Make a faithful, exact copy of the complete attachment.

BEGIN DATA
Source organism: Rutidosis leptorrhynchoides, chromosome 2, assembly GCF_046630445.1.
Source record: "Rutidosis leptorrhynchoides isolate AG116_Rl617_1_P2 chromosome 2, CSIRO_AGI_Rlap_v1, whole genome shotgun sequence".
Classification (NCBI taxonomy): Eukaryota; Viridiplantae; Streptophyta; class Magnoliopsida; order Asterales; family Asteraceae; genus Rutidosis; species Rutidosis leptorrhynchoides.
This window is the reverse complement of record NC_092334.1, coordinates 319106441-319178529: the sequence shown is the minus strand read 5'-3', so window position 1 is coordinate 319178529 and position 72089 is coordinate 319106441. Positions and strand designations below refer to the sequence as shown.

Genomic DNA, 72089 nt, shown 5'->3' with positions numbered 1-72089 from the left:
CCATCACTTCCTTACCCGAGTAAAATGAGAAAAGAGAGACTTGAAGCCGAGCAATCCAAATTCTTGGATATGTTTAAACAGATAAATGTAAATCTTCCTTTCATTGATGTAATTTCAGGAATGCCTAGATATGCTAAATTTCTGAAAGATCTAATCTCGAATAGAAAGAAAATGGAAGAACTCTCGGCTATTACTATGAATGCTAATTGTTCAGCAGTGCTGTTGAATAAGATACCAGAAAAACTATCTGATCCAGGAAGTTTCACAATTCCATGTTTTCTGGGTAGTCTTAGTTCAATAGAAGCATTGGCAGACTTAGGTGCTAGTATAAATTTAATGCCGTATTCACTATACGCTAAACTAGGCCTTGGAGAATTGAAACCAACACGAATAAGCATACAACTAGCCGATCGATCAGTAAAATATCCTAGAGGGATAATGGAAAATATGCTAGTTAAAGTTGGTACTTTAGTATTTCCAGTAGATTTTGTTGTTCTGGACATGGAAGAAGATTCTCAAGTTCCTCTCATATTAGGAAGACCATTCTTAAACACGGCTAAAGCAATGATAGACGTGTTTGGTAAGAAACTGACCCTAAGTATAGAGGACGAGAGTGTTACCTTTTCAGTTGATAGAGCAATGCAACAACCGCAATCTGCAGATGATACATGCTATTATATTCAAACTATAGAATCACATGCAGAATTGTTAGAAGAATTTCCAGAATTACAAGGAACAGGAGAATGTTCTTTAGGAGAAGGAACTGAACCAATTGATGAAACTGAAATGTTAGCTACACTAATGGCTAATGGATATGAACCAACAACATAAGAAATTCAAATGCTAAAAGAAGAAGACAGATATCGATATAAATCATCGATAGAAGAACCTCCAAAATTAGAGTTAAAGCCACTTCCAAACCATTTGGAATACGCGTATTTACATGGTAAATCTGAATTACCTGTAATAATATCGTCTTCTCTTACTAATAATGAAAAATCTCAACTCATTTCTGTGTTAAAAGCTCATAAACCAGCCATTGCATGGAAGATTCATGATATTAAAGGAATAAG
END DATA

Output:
Source organism: Rutidosis leptorrhynchoides, chromosome 2, assembly GCF_046630445.1.
Source record: "Rutidosis leptorrhynchoides isolate AG116_Rl617_1_P2 chromosome 2, CSIRO_AGI_Rlap_v1, whole genome shotgun sequence".
Classification (NCBI taxonomy): Eukaryota; Viridiplantae; Streptophyta; class Magnoliopsida; order Asterales; family Asteraceae; genus Rutidosis; species Rutidosis leptorrhynchoides.
This window is the reverse complement of record NC_092334.1, coordinates 319106441-319178529: the sequence shown is the minus strand read 5'-3', so window position 1 is coordinate 319178529 and position 72089 is coordinate 319106441. Positions and strand designations below refer to the sequence as shown.

Genomic DNA, 72089 nt, shown 5'->3' with positions numbered 1-72089 from the left:
CCATCACTTCCTTACCCGAGTAAAATGAGAAAAGAGAGACTTGAAGCCGAGCAATCCAAATTCTTGGATATGTTTAAACAGATAAATGTAAATCTTCCTTTCATTGATGTAATTTCAGGAATGCCTAGATATGCTAAATTTCTGAAAGATCTAATCTCGAATAGAAAGAAAATGGAAGAACTCTCGGCTATTACTATGAATGCTAATTGTTCAGCAGTGCTGTTGAATAAGATACCAGAAAAACTATCTGATCCAGGAAGTTTCACAATTCCATGTTTTCTGGGTAGTCTTAGTTCAATAGAAGCATTGGCAGACTTAGGTGCTAGTATAAATTTAATGCCGTATTCACTATACGCTAAACTAGGCCTTGGAGAATTGAAACCAACACGAATAAGCATACAACTAGCCGATCGATCAGTAAAATATCCTAGAGGGATAATGGAAAATATGCTAGTTAAAGTTGGTACTTTAGTATTTCCAGTAGATTTTGTTGTTCTGGACATGGAAGAAGATTCTCAAGTTCCTCTCATATTAGGAAGACCATTCTTAAACACGGCTAAAGCAATGATAGACGTGTTTGGTAAGAAACTGACCCTAAGTATAGAGGACGAGAGTGTTACCTTTTCAGTTGATAGAGCAATGCAACAACCGCAATCTGCAGATGATACATGCTATTATATTCAAACTATAGAATCACATGCAGAATTGTTAGAAGAATTTCCAGAATTACAAGGAACAGGAGAATGTTCTTTAGGAGAAGGAACTGAACCAATTGATGAAACTGAAATGTTAGCTACACTAATGGCTAATGGATATGAACCAACAACATAAGAAATTCAAATGCTAAAAGAAGAAGACAGATATCGATATAAATCATCGATAGAAGAACCTCCAAAATTAGAGTTAAAGCCACTTCCAAACCATTTGGAATACGCGTATTTACATGGTAAATCTGAATTACCTGTAATAATATCGTCTTCTCTTACTAATAATGAAAAATCTCAACTCATTTCTGTGTTAAAAGCTCATAAACCAGCCATTGCATGGAAGATTCATGATATTAAAGGAATAAG